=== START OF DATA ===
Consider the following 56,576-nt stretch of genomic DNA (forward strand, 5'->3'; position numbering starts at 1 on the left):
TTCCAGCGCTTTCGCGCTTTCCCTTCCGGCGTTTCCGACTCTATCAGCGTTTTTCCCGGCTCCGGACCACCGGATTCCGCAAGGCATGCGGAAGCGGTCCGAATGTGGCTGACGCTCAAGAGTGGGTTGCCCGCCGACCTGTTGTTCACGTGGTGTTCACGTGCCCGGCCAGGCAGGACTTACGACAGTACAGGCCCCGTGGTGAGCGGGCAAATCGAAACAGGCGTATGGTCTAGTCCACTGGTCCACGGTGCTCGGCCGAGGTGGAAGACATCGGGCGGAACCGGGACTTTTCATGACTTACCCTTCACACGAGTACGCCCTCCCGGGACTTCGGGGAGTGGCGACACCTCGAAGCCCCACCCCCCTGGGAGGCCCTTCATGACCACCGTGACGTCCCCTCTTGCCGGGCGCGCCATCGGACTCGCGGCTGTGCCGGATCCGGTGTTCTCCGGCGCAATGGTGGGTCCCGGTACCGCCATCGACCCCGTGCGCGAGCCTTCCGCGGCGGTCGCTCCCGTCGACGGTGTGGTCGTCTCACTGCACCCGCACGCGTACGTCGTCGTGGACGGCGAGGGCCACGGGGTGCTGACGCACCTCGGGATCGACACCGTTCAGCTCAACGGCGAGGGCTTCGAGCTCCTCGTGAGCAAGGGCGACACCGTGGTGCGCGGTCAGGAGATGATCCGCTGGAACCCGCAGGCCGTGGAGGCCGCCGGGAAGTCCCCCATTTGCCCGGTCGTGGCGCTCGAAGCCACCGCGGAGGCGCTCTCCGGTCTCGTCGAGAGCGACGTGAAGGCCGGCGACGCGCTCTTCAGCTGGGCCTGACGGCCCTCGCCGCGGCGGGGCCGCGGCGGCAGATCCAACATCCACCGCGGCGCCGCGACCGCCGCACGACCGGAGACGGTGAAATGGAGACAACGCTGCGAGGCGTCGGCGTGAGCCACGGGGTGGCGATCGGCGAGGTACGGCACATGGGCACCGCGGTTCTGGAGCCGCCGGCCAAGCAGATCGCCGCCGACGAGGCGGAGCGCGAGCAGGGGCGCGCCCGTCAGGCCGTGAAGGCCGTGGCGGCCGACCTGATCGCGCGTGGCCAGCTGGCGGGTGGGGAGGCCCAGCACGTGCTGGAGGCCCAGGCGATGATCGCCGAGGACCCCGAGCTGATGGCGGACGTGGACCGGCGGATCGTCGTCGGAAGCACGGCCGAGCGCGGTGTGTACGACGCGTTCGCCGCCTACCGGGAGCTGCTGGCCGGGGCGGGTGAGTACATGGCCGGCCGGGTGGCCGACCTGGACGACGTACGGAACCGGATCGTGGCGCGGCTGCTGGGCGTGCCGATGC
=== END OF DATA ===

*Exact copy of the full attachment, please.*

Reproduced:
Consider the following 56,576-nt stretch of genomic DNA (forward strand, 5'->3'; position numbering starts at 1 on the left):
TTCCAGCGCTTTCGCGCTTTCCCTTCCGGCGTTTCCGACTCTATCAGCGTTTTTCCCGGCTCCGGACCACCGGATTCCGCAAGGCATGCGGAAGCGGTCCGAATGTGGCTGACGCTCAAGAGTGGGTTGCCCGCCGACCTGTTGTTCACGTGGTGTTCACGTGCCCGGCCAGGCAGGACTTACGACAGTACAGGCCCCGTGGTGAGCGGGCAAATCGAAACAGGCGTATGGTCTAGTCCACTGGTCCACGGTGCTCGGCCGAGGTGGAAGACATCGGGCGGAACCGGGACTTTTCATGACTTACCCTTCACACGAGTACGCCCTCCCGGGACTTCGGGGAGTGGCGACACCTCGAAGCCCCACCCCCCTGGGAGGCCCTTCATGACCACCGTGACGTCCCCTCTTGCCGGGCGCGCCATCGGACTCGCGGCTGTGCCGGATCCGGTGTTCTCCGGCGCAATGGTGGGTCCCGGTACCGCCATCGACCCCGTGCGCGAGCCTTCCGCGGCGGTCGCTCCCGTCGACGGTGTGGTCGTCTCACTGCACCCGCACGCGTACGTCGTCGTGGACGGCGAGGGCCACGGGGTGCTGACGCACCTCGGGATCGACACCGTTCAGCTCAACGGCGAGGGCTTCGAGCTCCTCGTGAGCAAGGGCGACACCGTGGTGCGCGGTCAGGAGATGATCCGCTGGAACCCGCAGGCCGTGGAGGCCGCCGGGAAGTCCCCCATTTGCCCGGTCGTGGCGCTCGAAGCCACCGCGGAGGCGCTCTCCGGTCTCGTCGAGAGCGACGTGAAGGCCGGCGACGCGCTCTTCAGCTGGGCCTGACGGCCCTCGCCGCGGCGGGGCCGCGGCGGCAGATCCAACATCCACCGCGGCGCCGCGACCGCCGCACGACCGGAGACGGTGAAATGGAGACAACGCTGCGAGGCGTCGGCGTGAGCCACGGGGTGGCGATCGGCGAGGTACGGCACATGGGCACCGCGGTTCTGGAGCCGCCGGCCAAGCAGATCGCCGCCGACGAGGCGGAGCGCGAGCAGGGGCGCGCCCGTCAGGCCGTGAAGGCCGTGGCGGCCGACCTGATCGCGCGTGGCCAGCTGGCGGGTGGGGAGGCCCAGCACGTGCTGGAGGCCCAGGCGATGATCGCCGAGGACCCCGAGCTGATGGCGGACGTGGACCGGCGGATCGTCGTCGGAAGCACGGCCGAGCGCGGTGTGTACGACGCGTTCGCCGCCTACCGGGAGCTGCTGGCCGGGGCGGGTGAGTACATGGCCGGCCGGGTGGCCGACCTGGACGACGTACGGAACCGGATCGTGGCGCGGCTGCTGGGCGTGCCGATGC